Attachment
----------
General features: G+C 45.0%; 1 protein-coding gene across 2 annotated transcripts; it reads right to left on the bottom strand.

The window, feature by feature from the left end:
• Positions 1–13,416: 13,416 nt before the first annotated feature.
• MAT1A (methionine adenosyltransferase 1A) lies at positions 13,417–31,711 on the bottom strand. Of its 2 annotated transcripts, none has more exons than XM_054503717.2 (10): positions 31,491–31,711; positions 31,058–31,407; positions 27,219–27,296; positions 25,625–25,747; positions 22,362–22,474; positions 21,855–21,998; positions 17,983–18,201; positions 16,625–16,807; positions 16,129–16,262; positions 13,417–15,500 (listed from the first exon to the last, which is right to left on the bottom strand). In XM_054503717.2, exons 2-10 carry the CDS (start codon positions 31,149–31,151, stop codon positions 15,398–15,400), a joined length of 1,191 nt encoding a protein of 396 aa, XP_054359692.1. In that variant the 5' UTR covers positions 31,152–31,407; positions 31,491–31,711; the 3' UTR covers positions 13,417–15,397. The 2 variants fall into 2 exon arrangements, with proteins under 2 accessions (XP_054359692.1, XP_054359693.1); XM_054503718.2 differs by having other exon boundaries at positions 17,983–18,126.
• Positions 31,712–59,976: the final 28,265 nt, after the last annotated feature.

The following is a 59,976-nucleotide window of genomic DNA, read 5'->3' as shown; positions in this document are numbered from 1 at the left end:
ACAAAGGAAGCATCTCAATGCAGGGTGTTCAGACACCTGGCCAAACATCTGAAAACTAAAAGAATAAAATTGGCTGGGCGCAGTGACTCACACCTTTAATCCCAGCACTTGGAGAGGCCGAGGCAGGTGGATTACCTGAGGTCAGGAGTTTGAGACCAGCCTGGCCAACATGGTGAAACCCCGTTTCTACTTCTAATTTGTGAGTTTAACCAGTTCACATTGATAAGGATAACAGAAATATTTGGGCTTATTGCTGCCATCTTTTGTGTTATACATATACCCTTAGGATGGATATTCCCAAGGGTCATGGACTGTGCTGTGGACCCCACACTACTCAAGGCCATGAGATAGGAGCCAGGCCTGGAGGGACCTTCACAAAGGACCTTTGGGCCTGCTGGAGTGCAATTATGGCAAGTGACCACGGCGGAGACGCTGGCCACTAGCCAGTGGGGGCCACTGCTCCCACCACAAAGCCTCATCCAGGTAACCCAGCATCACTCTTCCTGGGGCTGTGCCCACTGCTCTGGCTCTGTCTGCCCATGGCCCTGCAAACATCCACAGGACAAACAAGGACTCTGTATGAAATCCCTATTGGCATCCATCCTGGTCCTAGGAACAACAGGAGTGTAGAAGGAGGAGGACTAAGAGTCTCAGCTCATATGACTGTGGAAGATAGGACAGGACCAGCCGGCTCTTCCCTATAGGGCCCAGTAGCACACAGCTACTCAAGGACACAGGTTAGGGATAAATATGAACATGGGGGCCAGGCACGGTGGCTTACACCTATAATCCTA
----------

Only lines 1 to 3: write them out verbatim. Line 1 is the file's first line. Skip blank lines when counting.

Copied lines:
General features: G+C 45.0%; 1 protein-coding gene across 2 annotated transcripts; it reads right to left on the bottom strand.

The window, feature by feature from the left end:
• Positions 1–13,416: 13,416 nt before the first annotated feature.